While The Tannies, as they are known to many, perform Scottish traditional music, the traditional music scene was about due for a wake-up call, suggested original member and guitarist and vocalist Roy Gullane.
“I think we came along at a time when the traditional music was in need of a breath of fresh air. It was getting bogged down in the quasi-Scottish thing.” On the BBC (or more specifically, BBC Scotland), it was not uncommon to see performers “dressed in tartan and singing in an operatic manner. Young people were turning off,” Gullane recalled.
Enter The Tannies. “We took it back a step and added guitars,” Gullane said. “We were at the age where we could do something to it without getting away from the origins of it.”
As one review noted, the music was old-time Celtic (and not operatic Celtic) but the drive was almost akin to rock 'n' roll.
The drive continues. The Tannahill Weavers are scheduled to take a plane out of Edinburgh today to embark on their latest United States tour. It's a short but busy itinerary that includes the group's first visit to Central Massachusetts when it comes to the Worcester Hibernian Cultural Centre at 8 p.m. Saturday. The tour will also include stops in California and three performances at the Alaska Highland Games in Anchorage.
“Our feet are not going to touch the ground,” Gullane said in a pre-flight telephone interview earlier this week.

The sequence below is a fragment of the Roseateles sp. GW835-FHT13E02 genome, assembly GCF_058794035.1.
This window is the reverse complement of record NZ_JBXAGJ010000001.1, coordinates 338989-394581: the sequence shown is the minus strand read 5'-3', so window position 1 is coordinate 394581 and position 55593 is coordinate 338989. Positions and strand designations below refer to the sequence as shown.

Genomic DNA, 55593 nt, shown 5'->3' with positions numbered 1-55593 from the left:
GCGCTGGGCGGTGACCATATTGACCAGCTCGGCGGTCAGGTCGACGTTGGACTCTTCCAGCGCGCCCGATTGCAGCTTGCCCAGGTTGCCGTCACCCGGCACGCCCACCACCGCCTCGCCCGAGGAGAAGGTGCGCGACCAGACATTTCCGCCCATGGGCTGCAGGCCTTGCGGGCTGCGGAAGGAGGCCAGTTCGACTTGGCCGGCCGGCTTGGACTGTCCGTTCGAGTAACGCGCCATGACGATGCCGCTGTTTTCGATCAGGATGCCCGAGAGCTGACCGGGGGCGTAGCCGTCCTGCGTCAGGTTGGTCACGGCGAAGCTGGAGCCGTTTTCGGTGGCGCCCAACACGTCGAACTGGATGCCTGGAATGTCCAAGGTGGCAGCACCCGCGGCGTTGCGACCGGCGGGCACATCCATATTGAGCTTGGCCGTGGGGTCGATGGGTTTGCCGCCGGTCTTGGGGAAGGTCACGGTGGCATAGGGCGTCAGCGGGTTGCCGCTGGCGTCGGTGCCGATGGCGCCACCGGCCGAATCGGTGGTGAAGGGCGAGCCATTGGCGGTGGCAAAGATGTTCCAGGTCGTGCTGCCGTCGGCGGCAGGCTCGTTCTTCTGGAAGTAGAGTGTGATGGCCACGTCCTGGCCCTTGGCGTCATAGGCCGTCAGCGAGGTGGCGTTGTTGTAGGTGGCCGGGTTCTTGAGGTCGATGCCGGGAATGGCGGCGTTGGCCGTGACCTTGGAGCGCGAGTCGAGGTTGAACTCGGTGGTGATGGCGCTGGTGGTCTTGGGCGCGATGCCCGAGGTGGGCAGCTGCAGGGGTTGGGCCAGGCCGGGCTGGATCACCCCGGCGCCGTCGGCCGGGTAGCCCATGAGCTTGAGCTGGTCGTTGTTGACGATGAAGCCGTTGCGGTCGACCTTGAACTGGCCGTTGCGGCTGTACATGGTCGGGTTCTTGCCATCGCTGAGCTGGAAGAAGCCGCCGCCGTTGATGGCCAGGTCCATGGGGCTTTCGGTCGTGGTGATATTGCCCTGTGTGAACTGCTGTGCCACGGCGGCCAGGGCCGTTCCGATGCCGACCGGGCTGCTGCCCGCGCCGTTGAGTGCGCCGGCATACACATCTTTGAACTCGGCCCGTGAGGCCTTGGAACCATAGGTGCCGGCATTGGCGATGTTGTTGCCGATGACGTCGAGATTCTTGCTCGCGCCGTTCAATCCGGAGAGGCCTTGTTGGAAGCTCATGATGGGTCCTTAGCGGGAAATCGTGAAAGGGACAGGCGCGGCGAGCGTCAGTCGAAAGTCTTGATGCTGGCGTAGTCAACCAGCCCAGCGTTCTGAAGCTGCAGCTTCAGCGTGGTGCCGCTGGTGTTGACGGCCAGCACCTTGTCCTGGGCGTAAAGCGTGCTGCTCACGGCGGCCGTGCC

The same sort of sensation could be said to have been experienced by audiences at a Tannahill Weavers concert.
“Scotland's Tannahill Weavers play acoustic instruments, but the atmosphere at their shows is electric,” said a Boston Globe reviewer.
The group draws on the music of the Scottish Highlands and Lowlands, and has also embraced modern composers. Their arrangements combine the alternating haunting beauty and exuberance of traditional melodies with the power of modern rhythms. In addition to the guitar, the band added full-sized highland bagpipes to its performances, and is widely credited with being the first professional Scottish folk group to successfully do so.
Band members are Gullane, founder and original member Phil Smillie (simple system flute, tin whistles, bodhrán, vocals), John Martin (fiddle, cello, viola, vocals), and Colin Melville (Highland bagpipes, Scottish smallpipes, tin whistles).
Worcester Telegram & Gazette - telegram.com - Tannahill Weavers headed to Worcester